This was originally posted at artofneed, Blog for the Auld Irishtown trilogy here.
The history of New York City is a very popular topic these days. On Facebook, pages dedicated to old photos have hundreds, sometimes thousands of “Likes.” Along with my own personal interest and others', I chose the topic for the Auld Irishtown trilogy, a 14 year-old Irish immigrant that gets mixed up in with the White Hand Gang of Brooklyn's Irishtown circa 1916.
Over the next few weeks, I'll be putting up regular posts about the true history of Brooklyn's, Irishtown, which was a major destination for the mass of Irish immigrants sent abroad due to the Great Hunger of the 1840s. Although Manhattan's Five Points is the more famous NYC neighborhood, we'll compare and contrast the two throughout this series, for they had one major difference between them: The Code of Silence that existed in Irishtown. Which is the topic of this first installment. Hope you enjoy.
The Code of Silence
“That alley was the most turbulent spot in Irishtown,” so said a man who called himself the Gas Drip Bard in an 1899 edition of the Brooklyn Daily Eagle about a dangerous place off Gold Street in the mid 1800s. “It would be worth a policeman’s life to enter there after dark, or for that matter in the daylight.”
Irishtown was located in the old Fifth Ward of Brooklyn. Along the waterfront west of the Navy Yard, east of where the Manhattan Bridge now reaches into the sky. And although it was not as well known as Manhattan’s Five Points of mid 19th Century New York fame, it was equally as notorious and filled to the limit with the same desperate, Famine Irish.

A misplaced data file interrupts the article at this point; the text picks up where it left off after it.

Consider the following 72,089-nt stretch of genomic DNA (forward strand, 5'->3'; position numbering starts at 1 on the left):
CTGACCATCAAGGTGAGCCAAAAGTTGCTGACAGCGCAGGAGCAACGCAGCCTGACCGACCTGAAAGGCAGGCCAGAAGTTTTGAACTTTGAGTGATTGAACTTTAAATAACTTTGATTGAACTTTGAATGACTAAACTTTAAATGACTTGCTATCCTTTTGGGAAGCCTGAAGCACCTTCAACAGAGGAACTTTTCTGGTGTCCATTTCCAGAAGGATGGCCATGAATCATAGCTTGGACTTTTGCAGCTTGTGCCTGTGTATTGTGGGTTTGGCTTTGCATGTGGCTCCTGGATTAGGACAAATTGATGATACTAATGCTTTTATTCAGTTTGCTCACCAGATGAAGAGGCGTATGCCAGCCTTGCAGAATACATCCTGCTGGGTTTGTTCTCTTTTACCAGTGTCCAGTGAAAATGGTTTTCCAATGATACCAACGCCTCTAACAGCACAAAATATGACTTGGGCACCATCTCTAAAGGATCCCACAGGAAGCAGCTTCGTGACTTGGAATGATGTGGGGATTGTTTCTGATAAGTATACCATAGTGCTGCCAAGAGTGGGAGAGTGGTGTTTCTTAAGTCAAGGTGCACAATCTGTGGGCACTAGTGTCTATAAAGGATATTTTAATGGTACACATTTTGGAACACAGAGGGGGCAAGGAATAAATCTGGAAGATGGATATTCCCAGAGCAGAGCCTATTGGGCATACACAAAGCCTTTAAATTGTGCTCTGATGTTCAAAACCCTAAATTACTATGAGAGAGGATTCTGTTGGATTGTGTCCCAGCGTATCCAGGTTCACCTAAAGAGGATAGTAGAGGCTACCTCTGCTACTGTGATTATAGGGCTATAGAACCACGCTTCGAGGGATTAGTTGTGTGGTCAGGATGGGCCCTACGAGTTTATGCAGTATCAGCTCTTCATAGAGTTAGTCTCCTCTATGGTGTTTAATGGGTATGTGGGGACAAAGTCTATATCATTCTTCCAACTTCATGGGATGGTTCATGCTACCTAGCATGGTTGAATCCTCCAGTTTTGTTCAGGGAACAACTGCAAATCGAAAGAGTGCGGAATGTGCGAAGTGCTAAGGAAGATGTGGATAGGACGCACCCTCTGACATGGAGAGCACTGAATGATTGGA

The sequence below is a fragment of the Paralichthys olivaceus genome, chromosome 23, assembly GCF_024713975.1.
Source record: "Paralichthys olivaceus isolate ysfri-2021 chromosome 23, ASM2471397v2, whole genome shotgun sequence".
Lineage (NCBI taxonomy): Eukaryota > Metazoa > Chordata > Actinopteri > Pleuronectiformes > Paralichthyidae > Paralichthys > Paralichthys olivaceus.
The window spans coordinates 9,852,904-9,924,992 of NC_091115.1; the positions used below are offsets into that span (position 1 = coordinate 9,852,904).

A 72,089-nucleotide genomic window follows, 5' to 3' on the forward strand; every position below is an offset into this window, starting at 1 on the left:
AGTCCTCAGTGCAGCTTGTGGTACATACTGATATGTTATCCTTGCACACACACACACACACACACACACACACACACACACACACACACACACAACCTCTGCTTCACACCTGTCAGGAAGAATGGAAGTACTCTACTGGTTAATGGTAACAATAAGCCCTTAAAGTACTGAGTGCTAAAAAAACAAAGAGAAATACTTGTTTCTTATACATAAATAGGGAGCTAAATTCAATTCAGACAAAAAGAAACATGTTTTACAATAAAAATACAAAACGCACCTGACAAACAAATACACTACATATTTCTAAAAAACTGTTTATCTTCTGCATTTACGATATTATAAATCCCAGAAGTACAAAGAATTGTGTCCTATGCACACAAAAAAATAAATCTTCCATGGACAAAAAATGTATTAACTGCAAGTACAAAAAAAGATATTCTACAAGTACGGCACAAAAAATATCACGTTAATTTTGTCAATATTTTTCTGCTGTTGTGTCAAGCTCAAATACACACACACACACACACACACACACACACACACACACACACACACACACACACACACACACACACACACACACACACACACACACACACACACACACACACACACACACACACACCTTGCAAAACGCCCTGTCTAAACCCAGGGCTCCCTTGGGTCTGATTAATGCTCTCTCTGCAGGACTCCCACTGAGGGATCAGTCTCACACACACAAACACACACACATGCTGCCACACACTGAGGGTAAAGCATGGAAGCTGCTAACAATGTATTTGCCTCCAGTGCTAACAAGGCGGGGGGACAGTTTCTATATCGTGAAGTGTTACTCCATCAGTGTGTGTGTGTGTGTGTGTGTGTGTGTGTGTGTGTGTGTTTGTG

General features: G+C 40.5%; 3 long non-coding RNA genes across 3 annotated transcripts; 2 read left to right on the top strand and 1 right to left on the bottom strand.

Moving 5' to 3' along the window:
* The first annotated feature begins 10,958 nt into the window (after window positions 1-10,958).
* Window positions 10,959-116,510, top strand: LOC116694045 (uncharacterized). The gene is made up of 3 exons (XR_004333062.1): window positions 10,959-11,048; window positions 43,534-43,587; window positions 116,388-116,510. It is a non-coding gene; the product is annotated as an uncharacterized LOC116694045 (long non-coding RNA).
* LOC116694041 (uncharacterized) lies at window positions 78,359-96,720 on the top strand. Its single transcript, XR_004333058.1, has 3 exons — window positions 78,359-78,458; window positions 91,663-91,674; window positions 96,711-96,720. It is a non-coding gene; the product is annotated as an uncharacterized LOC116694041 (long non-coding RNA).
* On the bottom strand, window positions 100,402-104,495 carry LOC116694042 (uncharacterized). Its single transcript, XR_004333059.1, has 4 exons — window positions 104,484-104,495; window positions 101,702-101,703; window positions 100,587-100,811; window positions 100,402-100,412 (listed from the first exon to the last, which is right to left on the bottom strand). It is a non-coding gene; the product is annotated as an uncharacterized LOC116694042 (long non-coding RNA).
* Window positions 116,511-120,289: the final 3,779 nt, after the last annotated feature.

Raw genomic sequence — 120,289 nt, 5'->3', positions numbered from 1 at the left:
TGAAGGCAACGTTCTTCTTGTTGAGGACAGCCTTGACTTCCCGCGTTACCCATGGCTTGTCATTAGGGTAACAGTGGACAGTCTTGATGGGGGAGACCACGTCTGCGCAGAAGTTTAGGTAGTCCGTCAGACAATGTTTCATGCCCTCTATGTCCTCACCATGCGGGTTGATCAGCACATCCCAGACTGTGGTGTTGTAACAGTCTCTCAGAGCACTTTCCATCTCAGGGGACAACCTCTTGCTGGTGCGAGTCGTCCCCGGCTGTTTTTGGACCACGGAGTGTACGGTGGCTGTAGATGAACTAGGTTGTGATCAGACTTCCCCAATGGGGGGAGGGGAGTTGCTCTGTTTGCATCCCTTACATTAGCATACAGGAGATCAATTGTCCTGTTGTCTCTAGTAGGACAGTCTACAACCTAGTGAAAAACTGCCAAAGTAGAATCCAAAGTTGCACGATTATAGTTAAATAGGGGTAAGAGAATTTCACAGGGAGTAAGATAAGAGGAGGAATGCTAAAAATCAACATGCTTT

In fact, according to the Census for the State of New York for 1855, in an equally dense area, Irishtown had 5,629 Irish-born among its total population of 16,000. Five Points, according to Tyler Anbinder, Manhattan historian and author of a book on the infamous Five Points, “(had) about 7,200 that were Irish-born” out of a total 14,000 in 1855.
But if Five Points was known far and wide, even internationally for being disease-ridden, filled with prostitution and gambling rings and murderers and gangs... Brooklyn’s Irishtown was known for, well, keeping its secrets.
So desperate were they to keep the law and outsiders away, Irishtown residents took to the rooftops in the early 1870s to hurl streetwise chimney bricks and paving stones at police and federal agents. After many years of attempting to stop the plethora of untaxed, illegal whiskey distilleries in Irishtown, the city was forced to summon the United States Marines through the Navy Yard in an early morning raid in July, 1873.